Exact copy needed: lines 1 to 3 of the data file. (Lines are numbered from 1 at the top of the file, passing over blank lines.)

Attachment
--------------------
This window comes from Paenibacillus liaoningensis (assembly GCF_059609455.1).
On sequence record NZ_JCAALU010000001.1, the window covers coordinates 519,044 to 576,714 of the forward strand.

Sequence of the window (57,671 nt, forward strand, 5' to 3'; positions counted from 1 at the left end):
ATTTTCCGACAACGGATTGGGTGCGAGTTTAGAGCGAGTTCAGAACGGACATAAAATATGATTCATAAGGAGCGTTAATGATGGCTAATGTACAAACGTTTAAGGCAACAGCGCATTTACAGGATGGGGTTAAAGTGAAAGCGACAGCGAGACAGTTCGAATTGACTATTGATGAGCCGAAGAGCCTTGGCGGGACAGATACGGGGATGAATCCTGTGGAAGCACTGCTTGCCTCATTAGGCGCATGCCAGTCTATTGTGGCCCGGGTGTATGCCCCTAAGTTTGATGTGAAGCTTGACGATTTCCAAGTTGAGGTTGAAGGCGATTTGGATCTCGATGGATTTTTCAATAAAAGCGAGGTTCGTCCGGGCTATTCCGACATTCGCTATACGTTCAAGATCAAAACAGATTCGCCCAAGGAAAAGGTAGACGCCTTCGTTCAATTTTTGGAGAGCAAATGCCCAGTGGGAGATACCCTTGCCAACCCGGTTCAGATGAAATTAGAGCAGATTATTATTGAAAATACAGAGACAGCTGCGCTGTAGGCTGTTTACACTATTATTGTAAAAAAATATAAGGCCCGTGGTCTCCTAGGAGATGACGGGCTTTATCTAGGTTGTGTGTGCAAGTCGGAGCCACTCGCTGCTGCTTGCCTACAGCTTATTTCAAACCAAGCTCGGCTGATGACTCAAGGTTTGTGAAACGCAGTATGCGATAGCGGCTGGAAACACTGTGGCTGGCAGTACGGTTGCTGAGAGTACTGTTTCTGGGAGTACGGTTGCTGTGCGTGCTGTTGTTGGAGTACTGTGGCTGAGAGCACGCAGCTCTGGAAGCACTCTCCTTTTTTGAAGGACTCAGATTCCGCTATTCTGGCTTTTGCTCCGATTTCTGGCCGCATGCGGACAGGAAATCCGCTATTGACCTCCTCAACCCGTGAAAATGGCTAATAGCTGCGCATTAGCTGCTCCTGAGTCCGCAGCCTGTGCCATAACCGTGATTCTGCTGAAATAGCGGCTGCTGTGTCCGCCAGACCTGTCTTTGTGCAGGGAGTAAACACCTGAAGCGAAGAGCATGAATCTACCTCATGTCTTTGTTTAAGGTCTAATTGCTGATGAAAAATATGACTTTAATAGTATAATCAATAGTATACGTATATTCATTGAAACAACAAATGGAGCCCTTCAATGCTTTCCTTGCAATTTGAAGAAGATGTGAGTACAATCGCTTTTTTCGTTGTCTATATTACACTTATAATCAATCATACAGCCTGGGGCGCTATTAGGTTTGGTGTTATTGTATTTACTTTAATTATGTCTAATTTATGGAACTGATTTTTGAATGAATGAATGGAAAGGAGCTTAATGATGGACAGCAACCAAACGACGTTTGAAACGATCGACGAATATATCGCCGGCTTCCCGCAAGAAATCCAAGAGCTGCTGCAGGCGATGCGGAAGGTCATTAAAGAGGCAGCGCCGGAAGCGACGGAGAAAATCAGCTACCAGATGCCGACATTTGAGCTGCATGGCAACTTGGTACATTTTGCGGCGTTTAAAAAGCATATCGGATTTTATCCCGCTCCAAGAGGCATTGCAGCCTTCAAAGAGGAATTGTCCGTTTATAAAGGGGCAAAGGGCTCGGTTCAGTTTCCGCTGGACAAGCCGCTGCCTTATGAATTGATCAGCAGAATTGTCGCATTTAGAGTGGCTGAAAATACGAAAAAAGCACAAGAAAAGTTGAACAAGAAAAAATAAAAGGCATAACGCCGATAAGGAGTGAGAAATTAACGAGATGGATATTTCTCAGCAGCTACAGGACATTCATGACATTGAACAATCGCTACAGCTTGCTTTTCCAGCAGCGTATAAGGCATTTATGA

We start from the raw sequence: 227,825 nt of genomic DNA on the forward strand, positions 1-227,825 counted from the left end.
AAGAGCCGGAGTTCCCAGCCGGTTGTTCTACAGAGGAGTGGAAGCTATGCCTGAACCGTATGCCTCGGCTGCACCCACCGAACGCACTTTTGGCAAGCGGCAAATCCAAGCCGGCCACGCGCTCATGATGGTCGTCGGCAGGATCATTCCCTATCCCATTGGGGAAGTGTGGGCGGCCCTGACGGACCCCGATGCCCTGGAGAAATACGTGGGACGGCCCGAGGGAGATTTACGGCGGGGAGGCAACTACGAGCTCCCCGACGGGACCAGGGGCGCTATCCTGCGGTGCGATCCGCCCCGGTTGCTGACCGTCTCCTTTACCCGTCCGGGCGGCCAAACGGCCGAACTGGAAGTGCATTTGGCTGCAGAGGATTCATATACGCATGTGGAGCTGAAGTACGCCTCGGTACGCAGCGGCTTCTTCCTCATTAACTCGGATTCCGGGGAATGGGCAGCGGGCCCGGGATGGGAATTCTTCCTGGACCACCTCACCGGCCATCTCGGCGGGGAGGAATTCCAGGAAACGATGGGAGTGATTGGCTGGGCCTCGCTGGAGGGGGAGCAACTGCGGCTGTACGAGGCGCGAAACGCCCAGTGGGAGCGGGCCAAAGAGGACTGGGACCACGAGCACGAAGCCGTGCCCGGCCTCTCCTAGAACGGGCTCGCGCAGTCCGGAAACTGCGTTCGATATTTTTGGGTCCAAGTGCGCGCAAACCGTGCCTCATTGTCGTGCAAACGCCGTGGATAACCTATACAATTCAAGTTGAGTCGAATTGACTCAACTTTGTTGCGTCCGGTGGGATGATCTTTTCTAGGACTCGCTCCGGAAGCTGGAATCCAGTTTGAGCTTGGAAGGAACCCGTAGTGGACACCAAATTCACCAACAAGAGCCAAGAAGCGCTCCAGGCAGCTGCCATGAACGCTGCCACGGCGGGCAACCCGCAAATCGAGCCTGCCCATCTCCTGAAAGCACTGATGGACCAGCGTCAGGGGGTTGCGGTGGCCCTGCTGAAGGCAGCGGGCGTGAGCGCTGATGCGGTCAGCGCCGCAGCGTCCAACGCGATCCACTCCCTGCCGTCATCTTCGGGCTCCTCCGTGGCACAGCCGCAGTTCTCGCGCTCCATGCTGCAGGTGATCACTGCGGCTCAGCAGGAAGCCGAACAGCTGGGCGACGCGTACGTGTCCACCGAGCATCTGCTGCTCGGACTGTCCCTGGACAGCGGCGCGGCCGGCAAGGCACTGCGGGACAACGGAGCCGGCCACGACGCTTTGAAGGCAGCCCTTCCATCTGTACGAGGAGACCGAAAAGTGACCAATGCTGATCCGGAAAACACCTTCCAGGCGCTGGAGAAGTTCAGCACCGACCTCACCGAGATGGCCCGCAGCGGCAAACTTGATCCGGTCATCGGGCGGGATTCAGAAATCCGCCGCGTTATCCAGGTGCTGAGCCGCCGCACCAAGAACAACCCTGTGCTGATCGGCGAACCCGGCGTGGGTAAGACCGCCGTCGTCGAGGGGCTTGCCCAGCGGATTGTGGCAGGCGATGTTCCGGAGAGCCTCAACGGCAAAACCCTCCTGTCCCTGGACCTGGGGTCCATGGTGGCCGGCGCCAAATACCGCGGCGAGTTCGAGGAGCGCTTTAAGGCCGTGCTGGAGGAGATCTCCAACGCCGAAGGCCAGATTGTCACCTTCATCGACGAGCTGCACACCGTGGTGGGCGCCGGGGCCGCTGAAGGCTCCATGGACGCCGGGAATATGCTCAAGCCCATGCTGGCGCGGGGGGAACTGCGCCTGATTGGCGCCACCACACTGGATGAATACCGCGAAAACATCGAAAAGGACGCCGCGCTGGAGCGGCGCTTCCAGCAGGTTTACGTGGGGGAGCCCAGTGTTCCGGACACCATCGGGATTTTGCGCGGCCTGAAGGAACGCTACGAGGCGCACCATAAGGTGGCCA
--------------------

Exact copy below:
This window comes from Paenibacillus liaoningensis (assembly GCF_059609455.1).
On sequence record NZ_JCAALU010000001.1, the window covers coordinates 519,044 to 576,714 of the forward strand.

Sequence of the window (57,671 nt, forward strand, 5' to 3'; positions counted from 1 at the left end):